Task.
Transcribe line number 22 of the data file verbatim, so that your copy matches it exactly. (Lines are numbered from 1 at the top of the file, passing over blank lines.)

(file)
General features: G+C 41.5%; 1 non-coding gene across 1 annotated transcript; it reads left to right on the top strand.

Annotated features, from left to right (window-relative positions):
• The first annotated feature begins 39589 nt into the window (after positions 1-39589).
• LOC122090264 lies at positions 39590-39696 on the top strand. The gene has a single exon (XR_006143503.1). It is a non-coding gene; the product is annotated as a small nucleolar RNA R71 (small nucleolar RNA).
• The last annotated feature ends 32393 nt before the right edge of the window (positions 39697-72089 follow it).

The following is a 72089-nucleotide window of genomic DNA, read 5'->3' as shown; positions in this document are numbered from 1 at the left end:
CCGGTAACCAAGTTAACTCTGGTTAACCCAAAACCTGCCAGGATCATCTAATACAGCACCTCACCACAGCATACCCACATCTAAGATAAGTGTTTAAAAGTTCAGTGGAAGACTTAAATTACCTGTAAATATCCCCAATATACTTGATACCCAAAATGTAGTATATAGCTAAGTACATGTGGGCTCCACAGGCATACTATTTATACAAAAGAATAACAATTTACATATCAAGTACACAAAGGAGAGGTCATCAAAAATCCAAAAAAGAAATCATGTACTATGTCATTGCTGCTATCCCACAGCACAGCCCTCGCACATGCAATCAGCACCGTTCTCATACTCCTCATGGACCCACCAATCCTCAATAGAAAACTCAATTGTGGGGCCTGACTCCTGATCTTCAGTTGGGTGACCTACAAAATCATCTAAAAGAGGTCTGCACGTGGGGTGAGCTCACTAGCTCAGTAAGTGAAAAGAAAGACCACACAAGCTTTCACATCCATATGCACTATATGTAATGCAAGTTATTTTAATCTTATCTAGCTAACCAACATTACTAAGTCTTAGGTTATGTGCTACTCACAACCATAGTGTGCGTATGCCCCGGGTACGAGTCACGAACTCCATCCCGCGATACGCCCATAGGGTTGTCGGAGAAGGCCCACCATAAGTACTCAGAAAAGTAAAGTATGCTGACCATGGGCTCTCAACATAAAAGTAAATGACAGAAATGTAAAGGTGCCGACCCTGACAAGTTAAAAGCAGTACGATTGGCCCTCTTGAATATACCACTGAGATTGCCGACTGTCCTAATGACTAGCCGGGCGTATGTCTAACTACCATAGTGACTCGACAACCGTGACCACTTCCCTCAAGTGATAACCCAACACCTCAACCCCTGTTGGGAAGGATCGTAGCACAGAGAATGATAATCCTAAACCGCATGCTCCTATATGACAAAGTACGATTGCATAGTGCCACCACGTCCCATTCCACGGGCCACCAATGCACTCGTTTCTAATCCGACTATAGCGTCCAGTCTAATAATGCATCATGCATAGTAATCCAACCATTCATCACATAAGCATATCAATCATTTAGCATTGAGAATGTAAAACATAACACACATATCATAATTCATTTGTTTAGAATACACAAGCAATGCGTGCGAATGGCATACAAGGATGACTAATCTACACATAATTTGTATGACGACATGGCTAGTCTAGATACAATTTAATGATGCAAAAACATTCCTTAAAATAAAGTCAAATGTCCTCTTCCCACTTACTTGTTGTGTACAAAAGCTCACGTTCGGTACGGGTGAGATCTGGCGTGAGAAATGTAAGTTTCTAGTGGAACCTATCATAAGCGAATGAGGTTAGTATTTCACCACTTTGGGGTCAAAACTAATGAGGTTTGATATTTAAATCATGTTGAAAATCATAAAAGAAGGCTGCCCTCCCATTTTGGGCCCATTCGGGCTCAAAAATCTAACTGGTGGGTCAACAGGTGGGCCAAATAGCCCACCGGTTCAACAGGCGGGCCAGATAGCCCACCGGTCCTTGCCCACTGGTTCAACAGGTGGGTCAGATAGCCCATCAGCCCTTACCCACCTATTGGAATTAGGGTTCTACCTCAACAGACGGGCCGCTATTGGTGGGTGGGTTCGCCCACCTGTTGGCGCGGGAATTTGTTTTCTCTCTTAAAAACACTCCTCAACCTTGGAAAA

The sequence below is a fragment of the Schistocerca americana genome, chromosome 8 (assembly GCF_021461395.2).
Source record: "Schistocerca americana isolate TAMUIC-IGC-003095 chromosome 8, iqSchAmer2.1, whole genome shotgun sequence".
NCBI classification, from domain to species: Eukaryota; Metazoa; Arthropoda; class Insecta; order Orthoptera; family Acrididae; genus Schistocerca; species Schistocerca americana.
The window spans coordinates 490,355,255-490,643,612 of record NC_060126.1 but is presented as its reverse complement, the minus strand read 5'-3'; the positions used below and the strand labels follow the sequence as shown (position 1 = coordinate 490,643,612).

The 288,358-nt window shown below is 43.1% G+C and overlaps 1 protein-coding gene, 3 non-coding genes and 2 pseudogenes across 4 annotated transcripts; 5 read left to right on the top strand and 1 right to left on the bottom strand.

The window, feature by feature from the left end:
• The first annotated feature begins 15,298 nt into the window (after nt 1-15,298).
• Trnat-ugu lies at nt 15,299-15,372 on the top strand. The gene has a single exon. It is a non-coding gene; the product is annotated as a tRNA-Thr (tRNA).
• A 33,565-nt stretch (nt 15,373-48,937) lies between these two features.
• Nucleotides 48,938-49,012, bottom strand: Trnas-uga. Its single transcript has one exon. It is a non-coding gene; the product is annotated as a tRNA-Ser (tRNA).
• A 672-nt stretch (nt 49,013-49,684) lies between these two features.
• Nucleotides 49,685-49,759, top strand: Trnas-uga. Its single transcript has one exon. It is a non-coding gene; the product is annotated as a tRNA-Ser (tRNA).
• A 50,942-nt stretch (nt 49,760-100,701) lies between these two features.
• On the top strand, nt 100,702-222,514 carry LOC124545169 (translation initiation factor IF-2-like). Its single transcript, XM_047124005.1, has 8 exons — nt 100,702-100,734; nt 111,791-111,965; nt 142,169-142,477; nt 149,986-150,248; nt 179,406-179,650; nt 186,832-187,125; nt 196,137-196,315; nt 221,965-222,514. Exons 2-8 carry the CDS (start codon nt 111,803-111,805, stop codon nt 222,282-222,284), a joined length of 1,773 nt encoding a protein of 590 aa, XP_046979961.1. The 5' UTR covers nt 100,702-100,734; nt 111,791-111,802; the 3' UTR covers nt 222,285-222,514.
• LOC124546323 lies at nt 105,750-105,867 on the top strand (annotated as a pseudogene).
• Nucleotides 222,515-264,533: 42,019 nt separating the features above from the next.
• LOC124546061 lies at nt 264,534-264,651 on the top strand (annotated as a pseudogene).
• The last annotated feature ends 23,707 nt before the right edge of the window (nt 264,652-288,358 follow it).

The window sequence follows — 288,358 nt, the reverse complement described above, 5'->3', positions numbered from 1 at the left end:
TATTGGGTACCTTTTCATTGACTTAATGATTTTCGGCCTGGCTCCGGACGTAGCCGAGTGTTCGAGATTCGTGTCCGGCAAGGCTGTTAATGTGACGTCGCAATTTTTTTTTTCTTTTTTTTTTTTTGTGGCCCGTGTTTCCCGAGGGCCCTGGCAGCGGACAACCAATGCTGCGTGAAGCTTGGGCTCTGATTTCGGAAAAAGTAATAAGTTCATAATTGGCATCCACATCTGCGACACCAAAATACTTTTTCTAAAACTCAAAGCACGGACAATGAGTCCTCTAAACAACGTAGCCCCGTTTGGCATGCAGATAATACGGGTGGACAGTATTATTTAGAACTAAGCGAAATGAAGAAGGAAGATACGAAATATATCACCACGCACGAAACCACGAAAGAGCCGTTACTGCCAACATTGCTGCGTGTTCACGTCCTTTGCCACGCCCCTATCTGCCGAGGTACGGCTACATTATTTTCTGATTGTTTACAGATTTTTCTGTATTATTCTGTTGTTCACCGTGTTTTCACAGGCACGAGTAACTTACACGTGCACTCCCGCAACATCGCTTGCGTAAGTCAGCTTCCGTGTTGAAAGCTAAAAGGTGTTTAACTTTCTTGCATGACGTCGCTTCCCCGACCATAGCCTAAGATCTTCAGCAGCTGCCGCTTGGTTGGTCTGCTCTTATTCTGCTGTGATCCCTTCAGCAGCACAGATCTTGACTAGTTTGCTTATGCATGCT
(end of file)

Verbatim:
• LOC124546323 lies at nt 105,750-105,867 on the top strand (annotated as a pseudogene).